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Melchizedek

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Melchizedek was a great Old Testament high priest, prophet, and leader who lived after the flood and during the time of Abraham. He was called the king of Salem (Jerusalem), king of peace, king of righteousness (which is the Hebrew meaning of Melchizedek), and priest of the most high God.

Abraham paid tithes to Melchizedek (Genesis 14: 18-20). Melchizedek’s people wrought righteousness, and obtained heaven (Joseph Smith Translation, Genesis 14: 25-40). Christ was a high priest after the order of Melchizedek (Hebrews 5: 6). Melchizedek was King of Salem, priest of the most high God (Hebrews 7: 1-3). None were greater than Melchizedek (Alma 13: 14-19). Abraham received the priesthood from Melchizedek (Doctrine and Covenants 84: 14). In respect for the Lord’s name, the ancient Church called the higher priesthood the Melchizedek Priesthood (Doctrine and Covenants 107: 1-4). [1]

Melchizedek was a notable prophet and leader who lived about 2000 B.C. He is called the king of Salem (Jerusalem), king of peace, and “priest of the most High God.” Unfortunately, information concerning him in the Bible is relatively scarce, being limited to Genesis 14: 18-20; Hebrews 4: 6; and Hebrews 7: 1-3. Mention of the priesthood of Melchizedek is given in several other instances, primarily in Psalms and in Hebrews. However, latter-day revelation gives us much more about him and his priesthood (see Joseph Smith Translation, Genesis 14: 17-40; Joseph Smith Translation, Hebrews 7: 1-3; Alma 13: 14-19; Doctrine and Covenants 84: 14; Doctrine and Covenants 107: 1-4). From these sources we realize something of the greatness of this prophet and the grandeur of his ministry. [2]


Melchizedek and Shem

Shem lived five hundred years after fathering Arkpasad, and then died at the age of six hundred (Genesis 11:10, 11). Therefore, his death took place thirteen years after the death of Sarah (1881 B.C.) and ten years after Rebecca and Isaac married (1878 B.C.) In that light, it has been opined that it is possible that Shem might have been Melchizedek (which does translate to King of Righteousness), the priest-king to whom Abraham paid tithes (Genesis 14: 18-20). This interpretation was supported by Jewish midrashim (ancient stories and commentaries). [3]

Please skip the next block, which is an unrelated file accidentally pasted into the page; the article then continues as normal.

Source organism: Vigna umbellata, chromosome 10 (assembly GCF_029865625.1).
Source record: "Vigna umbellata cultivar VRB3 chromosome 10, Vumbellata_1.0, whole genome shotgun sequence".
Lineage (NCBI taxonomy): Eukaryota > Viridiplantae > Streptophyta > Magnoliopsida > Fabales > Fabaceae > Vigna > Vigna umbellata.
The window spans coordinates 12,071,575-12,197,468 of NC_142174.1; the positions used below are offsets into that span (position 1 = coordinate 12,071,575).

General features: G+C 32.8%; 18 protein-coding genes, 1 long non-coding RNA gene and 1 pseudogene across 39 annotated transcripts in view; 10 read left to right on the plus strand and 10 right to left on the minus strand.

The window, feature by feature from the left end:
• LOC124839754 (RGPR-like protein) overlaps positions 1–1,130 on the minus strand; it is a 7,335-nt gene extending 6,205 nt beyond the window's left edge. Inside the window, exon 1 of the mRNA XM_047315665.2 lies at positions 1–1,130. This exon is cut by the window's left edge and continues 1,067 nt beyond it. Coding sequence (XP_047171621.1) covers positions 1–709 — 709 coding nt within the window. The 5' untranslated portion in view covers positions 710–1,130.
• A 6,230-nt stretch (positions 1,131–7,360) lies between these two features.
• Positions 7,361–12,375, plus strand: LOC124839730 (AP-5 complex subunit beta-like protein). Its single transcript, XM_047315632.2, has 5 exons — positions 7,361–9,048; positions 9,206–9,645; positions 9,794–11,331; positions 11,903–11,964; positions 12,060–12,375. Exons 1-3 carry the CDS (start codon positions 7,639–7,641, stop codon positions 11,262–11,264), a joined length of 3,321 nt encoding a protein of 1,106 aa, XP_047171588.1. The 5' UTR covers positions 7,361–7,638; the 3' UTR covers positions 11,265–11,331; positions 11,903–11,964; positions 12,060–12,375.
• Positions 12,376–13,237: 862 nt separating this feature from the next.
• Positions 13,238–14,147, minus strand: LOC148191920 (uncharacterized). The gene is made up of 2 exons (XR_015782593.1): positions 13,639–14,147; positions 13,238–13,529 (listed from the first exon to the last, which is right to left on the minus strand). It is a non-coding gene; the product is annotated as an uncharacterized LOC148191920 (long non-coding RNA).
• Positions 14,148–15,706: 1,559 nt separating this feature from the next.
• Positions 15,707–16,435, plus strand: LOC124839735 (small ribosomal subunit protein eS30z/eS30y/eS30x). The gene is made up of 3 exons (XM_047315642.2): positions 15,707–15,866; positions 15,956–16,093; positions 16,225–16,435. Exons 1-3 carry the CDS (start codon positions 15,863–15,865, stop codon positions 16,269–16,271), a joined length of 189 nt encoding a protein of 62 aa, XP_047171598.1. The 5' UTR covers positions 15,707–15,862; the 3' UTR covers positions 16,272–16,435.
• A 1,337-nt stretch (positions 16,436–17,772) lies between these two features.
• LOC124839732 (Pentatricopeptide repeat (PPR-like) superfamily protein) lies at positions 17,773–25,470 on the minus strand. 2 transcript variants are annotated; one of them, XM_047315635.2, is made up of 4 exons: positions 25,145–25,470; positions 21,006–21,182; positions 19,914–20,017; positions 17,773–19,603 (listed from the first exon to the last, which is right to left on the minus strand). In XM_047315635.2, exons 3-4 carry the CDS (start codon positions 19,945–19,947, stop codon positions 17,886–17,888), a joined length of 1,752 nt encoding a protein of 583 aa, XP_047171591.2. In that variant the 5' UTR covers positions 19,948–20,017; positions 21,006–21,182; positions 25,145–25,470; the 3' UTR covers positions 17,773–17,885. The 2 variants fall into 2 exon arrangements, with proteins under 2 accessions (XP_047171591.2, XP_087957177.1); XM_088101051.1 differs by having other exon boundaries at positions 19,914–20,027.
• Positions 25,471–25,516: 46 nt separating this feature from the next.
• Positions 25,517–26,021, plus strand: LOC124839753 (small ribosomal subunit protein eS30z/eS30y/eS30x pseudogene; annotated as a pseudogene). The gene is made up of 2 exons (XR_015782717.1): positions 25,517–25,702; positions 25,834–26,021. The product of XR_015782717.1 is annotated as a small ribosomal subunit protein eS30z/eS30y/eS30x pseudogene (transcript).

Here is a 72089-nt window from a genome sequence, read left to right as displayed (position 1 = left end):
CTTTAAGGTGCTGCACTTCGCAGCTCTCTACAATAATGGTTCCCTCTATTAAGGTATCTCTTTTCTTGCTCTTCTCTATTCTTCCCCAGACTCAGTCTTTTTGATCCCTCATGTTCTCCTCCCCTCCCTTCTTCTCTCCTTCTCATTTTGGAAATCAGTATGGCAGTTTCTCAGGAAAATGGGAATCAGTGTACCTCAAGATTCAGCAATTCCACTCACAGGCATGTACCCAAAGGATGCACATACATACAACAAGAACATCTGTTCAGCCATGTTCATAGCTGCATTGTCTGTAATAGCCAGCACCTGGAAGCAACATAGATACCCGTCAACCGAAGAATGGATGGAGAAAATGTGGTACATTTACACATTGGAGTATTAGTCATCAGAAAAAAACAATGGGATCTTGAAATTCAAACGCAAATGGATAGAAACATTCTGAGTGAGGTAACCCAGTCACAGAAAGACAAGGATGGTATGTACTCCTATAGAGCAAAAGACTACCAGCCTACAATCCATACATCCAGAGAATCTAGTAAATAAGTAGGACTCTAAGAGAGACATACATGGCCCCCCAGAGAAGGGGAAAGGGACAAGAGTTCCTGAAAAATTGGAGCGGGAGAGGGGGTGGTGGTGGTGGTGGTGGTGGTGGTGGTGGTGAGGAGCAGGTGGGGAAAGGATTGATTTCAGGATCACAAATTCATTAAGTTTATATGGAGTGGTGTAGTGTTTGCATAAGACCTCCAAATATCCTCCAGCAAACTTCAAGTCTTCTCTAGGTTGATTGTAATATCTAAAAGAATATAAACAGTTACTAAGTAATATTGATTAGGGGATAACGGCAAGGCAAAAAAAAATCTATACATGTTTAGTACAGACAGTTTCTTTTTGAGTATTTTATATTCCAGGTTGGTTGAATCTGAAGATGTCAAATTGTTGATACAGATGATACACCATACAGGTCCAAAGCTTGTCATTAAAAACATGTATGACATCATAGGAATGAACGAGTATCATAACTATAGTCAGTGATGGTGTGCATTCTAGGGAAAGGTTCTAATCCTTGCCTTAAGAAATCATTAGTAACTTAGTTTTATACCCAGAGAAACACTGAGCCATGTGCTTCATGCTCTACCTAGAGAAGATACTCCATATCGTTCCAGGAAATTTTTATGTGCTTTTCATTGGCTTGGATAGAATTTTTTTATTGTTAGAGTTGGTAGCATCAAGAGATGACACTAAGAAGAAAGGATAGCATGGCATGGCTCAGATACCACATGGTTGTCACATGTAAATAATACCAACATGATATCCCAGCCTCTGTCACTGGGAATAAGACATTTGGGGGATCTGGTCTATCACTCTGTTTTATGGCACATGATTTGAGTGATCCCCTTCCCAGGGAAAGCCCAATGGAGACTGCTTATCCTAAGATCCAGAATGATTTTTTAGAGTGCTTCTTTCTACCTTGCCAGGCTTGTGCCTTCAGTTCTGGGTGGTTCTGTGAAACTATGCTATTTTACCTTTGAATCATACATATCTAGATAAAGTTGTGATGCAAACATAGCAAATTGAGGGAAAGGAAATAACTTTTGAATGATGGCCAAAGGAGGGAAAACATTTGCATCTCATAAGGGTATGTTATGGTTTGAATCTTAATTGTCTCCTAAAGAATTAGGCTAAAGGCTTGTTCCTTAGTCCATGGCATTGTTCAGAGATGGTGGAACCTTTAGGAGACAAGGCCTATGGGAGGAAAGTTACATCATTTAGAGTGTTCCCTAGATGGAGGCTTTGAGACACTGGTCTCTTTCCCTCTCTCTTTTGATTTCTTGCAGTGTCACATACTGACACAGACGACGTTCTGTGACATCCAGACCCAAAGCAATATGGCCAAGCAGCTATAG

So righteous and faithful was Melchizedek in the execution of his high priestly duties that he became a prototype of Jesus Christ (Hebrews 7:15). The Book of Mormon prophet Alma said of him, "Now, there were many [high priests] before him, and also there were many afterwards, but none were greater" (Alma 13:19). The Doctrine and Covenants states that Melchizedek was "such a great high priest" that the higher priesthood was called after his name. "Before his day it was called the Holy Priesthood, after the Order of the Son of God. But out of respect or reverence to the name of the Supreme Being, to avoid the too-frequent repetition of his name, they, the church, in the ancient days, called that priesthood after Melchizedek, or the Melchizedek Priesthood" (Doctrine and Covenants 107:2-4; italics in original). [4]

Worthy male members of The Church of Jesus Christ of Latter-day Saints hold the priesthood of Melchizedek, the authority to act in the name of God and the authority to seal ordinances for this life and the next.

FURTHER INSIGHT

From Joseph Smith's Commentary on the Bible, compiled and edited by Kent P. Jackson, we learn, under the notation on Gen. 14:18:

"It is understood by many...that Melchizedek was king of some country or nation on the earth. But it was not so. In the original it reads "king of Shalom," which signifies king of peace or righteousness, and not of any country or nation. (Discourse of 27 August 1843, recorded by James Burgess; WJS, 246.)

"The word "Salem" is a wrong translation. It should be "Shalom," signifying peace. (Discourse of 27 August 1843, recorded by William Clayton, WJS, 247.)

"Salem" is designed for a Hebrew term. It should be "Shalom," which signifies righteousness and peace. As it is, it is nothing--neither Hebrew, Greek, Latin, French, or any other." (Discourse of 27 August 1843, recorded by Willard Richards; WJS, 244.)

END REFEERENCE

In Lectures on Faith, Joseph states clearly and unequivocally that Shem and Melchizedek are indeed one and the same person.


Additional note: The name Shem is where we get the word Semite or Semitic. It comes from the more proper Shemite or Shemitic.
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